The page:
The protection of refugees is unquestionably a global issue that should be addressed by the international community as a whole. However, refugee status determination (RSD) is procedurally decentralized to municipal authorities. As a matter of fact, each state party to the Refugee Convention is enabled to judge whether or not an asylum seeker who reaches its territory fulfills the refugee criteria. UNHCR, on the other hand, has also a power of RSD to complement the possible lack and inadequacy of states' RSD system and discharge its own mandate under the UNHCR Statute. The question this paper addresses is what if a person who has previously been determined as a refugee by UNHCR newly applies for asylum to a state. Although the previous RSD by UNHCR is not legally binding on the state authority because of the difference of sources (Statute/Convention), I will explore if it has any weight that the government has to take into consideration and what this weight can be.
The standard narrative of modern Japan is the success story of rapid state building, which makes its history interesting and a model case for others to emulate. Nevertheless, because Japan successfully obstructed the development of foreign settlements as autonomous administration, Japanese modern administration from the very beginning had to deal with almost all the spheres of foreigners' lives in its territory and was thus kept under severe monitoring and intervention by the treaty powers. This paper aims to trace the efforts made by the Japanese government to regulate foreign residents through the examination of its conduct on various minor administrative issues, from which this paper extracts distinctive patterns of Japanese tactics. The question is whether and what kind of metamorphosis took place in the core functions of state in Japan, and ultimately to reexamine the modern myth of development that was mentioned at the front of this abstract.
Port and harbour was the first place where a person encounters someone else who has a different background. In the middle of the nineteenth century, the Japanese government abolished its so-called closed-door policy and started trading with foreign countries. One of the biggest issues in the negotiations between Japan and western powers was who and how governed the brand-new opened port towns. In contrast to the cases of Chinese open ports, the self-governing body of the foreign settlements in Japan did not last. Therefore, regulations which were issued by both Japanese governments and foreign representatives were the bases of administrations in these towns. This paper aims to examine what kind of regulations were needed and how they went through changes in Japan's open ports, particularly in the earliest stages.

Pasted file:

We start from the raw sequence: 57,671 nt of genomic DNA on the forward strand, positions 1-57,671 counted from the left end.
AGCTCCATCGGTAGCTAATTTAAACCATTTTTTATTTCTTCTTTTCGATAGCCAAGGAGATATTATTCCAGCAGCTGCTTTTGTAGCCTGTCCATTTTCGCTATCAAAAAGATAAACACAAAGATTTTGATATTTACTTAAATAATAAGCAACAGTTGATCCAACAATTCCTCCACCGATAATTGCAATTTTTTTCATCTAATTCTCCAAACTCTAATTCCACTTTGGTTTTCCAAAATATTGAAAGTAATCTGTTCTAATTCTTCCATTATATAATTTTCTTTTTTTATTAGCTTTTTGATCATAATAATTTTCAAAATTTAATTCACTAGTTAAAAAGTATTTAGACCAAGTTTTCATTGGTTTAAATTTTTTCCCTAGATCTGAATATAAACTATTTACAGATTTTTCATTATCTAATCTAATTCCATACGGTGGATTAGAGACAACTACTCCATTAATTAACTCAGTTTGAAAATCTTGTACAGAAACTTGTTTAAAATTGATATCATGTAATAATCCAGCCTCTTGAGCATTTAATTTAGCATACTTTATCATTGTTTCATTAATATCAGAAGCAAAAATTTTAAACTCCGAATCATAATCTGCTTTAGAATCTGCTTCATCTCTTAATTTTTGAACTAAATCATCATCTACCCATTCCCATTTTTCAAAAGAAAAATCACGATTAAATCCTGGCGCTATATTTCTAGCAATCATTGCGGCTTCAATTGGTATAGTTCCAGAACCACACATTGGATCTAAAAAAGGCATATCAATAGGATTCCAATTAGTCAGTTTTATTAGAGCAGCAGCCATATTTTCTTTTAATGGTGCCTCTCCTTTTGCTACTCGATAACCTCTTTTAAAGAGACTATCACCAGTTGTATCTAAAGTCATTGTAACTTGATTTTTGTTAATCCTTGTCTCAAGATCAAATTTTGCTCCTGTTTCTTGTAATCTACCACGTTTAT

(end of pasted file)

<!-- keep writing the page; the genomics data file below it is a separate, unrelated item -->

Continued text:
The post war Japanese immigration policy can be divided into four periods. The first period is during 1952 to 1981, which is characterized by strict immigration regulation. After the legislation of Immigration Control Act (ICA) in 1952 Koreans and Taiwanese lost their Japanese nationality. It was a part of the post war cleanup process. The second period is during 1982 to 1989. After ratifying the ICESCR in 1979 and the Refugee Convention in 1981 the rights of non-nationals were improved. The third period is during 1990 to 2008. The revision of ICA in 1990 opened door for unskilled foreign labor force. The fourth period is from 2009 up to the present. Since the revision of Immigration Control Act in 2009 Japan heads toward strategic recruitment of foreign workers. This paper examines the legal fundaments of the post war Japanese immigration policy especially from the view point of restricted sovereignty.
Immigration is one of the latest responses of the Japanese administration in tackling both with globalization and the ageing of its population. As most of countries of the world, Japan has been faced in the last decades, with the pressing issue of an ageing population at the same time that it has been pressured (both internally by its economic actors and externally by Trade and Human Rights organizations) to open its borders to more immigrants, both workers and refugees.
Today we can state that over these years, Japan’s administration has been prudently preparing itself to respond to those pressures. It has developed various and sophisticated immigration control mechanisms, educated the population, amended legislations including social security laws. My presentation will focus on this last aspect, combining responses both to an ageing population, growing immigration, and their mutual implications in these fields of law, changes that were made, and those to be foreseen in the future.